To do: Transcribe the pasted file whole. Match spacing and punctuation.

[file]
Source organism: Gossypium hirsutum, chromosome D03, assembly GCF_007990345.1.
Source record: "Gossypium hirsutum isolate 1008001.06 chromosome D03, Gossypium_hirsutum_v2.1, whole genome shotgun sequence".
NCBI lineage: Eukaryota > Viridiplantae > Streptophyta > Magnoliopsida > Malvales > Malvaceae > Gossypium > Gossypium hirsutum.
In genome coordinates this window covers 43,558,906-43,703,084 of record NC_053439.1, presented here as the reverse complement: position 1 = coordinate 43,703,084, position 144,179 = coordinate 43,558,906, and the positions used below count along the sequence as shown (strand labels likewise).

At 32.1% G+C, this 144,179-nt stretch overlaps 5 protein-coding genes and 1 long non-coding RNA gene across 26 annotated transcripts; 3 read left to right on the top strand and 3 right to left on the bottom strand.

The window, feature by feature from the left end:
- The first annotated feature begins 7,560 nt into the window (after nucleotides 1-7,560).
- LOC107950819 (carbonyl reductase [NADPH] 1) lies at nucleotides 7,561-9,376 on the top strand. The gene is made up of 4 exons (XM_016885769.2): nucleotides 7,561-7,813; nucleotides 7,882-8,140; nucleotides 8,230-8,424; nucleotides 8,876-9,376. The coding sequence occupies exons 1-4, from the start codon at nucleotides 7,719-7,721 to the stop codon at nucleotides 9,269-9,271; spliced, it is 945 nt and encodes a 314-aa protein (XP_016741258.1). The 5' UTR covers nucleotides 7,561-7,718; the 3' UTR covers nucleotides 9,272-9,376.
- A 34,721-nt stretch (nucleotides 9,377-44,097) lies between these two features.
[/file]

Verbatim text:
Source organism: Gossypium hirsutum, chromosome D03, assembly GCF_007990345.1.
Source record: "Gossypium hirsutum isolate 1008001.06 chromosome D03, Gossypium_hirsutum_v2.1, whole genome shotgun sequence".
NCBI lineage: Eukaryota > Viridiplantae > Streptophyta > Magnoliopsida > Malvales > Malvaceae > Gossypium > Gossypium hirsutum.
In genome coordinates this window covers 43,558,906-43,703,084 of record NC_053439.1, presented here as the reverse complement: position 1 = coordinate 43,703,084, position 144,179 = coordinate 43,558,906, and the positions used below count along the sequence as shown (strand labels likewise).

At 32.1% G+C, this 144,179-nt stretch overlaps 5 protein-coding genes and 1 long non-coding RNA gene across 26 annotated transcripts; 3 read left to right on the top strand and 3 right to left on the bottom strand.

The window, feature by feature from the left end:
- The first annotated feature begins 7,560 nt into the window (after nucleotides 1-7,560).
- LOC107950819 (carbonyl reductase [NADPH] 1) lies at nucleotides 7,561-9,376 on the top strand. The gene is made up of 4 exons (XM_016885769.2): nucleotides 7,561-7,813; nucleotides 7,882-8,140; nucleotides 8,230-8,424; nucleotides 8,876-9,376. The coding sequence occupies exons 1-4, from the start codon at nucleotides 7,719-7,721 to the stop codon at nucleotides 9,269-9,271; spliced, it is 945 nt and encodes a 314-aa protein (XP_016741258.1). The 5' UTR covers nucleotides 7,561-7,718; the 3' UTR covers nucleotides 9,272-9,376.
- A 34,721-nt stretch (nucleotides 9,377-44,097) lies between these two features.